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8 Benefits (And 5 Drawbacks!) Of Working in a Large Law Firm
by: Matt Spiegel of Lawmatics  -  
Tuesday, April 26, 2022

Lawyers working at top firms can expect to earn high salaries and have access to a broad range of resources. The prestige associated with these firms also benefits attorneys' resumes. Additionally, large firms offer employees the opportunity for specialized training and advancement. Associates often have access to clients and work on assignments that have a tangible impact on the firm's bottom line. However, working at a large law firm also has its share of drawbacks, such as long hours and strict billable hour quotas.

A large law firm typically has multiple office locations and over 300+ lawyers. The top 20 largest law firms in the United States have over 1000 attorneys. Generally, large law firms tend to work for corporations rather than individual companies and are associated with several law practice areas and may be known as "full-service" firms. Typical practice areas for a large firm focus on transactional matters, including securities, intellectual property, real property and estate, contracts, and corporate law.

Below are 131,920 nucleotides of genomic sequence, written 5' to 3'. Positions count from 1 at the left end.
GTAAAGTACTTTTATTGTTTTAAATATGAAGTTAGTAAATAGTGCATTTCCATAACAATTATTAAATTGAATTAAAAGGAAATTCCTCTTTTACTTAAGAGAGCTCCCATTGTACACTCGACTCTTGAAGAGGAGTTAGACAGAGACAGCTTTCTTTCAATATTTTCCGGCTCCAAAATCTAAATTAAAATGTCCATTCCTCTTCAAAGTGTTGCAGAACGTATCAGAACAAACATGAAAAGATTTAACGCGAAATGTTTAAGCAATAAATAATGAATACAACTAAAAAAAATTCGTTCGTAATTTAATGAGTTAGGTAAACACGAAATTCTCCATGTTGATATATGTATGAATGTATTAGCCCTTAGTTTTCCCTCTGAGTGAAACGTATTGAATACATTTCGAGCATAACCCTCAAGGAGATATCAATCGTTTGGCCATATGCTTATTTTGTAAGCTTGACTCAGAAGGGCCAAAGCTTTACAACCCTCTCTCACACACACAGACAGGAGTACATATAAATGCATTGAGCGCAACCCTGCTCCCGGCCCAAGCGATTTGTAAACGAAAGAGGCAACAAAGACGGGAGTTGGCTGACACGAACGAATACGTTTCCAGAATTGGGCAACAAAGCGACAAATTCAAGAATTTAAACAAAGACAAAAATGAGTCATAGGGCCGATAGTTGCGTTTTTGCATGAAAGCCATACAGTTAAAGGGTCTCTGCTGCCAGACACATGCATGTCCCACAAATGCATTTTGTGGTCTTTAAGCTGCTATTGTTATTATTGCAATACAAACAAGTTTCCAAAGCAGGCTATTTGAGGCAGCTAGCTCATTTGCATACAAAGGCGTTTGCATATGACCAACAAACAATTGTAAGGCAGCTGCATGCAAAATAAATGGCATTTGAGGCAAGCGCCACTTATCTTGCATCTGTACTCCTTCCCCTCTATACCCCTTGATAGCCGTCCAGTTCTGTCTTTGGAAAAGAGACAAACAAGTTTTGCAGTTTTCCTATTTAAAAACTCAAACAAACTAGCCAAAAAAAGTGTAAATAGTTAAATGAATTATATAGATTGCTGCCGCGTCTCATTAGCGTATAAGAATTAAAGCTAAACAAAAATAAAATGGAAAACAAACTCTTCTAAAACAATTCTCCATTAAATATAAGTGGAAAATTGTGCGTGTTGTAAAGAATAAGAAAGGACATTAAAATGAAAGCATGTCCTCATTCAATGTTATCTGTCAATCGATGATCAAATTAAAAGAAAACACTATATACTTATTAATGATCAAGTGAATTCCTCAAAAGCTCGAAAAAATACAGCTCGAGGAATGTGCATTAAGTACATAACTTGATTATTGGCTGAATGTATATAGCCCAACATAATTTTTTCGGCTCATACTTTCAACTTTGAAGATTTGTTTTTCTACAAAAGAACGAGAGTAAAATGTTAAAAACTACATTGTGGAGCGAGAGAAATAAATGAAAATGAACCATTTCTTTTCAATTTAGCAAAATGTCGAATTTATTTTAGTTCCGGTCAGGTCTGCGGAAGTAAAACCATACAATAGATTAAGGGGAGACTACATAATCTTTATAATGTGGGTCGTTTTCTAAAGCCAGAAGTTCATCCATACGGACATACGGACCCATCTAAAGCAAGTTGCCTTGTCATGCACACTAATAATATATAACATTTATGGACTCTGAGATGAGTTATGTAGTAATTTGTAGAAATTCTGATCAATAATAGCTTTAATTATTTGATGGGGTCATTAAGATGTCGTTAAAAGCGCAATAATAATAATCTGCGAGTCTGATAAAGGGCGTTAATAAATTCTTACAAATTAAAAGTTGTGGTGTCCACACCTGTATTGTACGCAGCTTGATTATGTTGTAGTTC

Large law firms design their summer associate programs to give law students legal experience. The firms use this opportunity to evaluate students' work before offering full-time employment following graduation. Generally, large firms hire entry-level associates from their summer associate pool.

BigLaw is a nickname used to refer to the largest firms in the legal field and is included and ranked annually on the AMLAW 100. These firms often have hundreds or even thousands of attorneys on staff. Large law firms usually have offices in multiple locations and provide their clients with various legal services. BigLaw firms are typically headquartered in Washington, New York City, Chicago, Boston, and Dallas and have multiple locations and an international presence.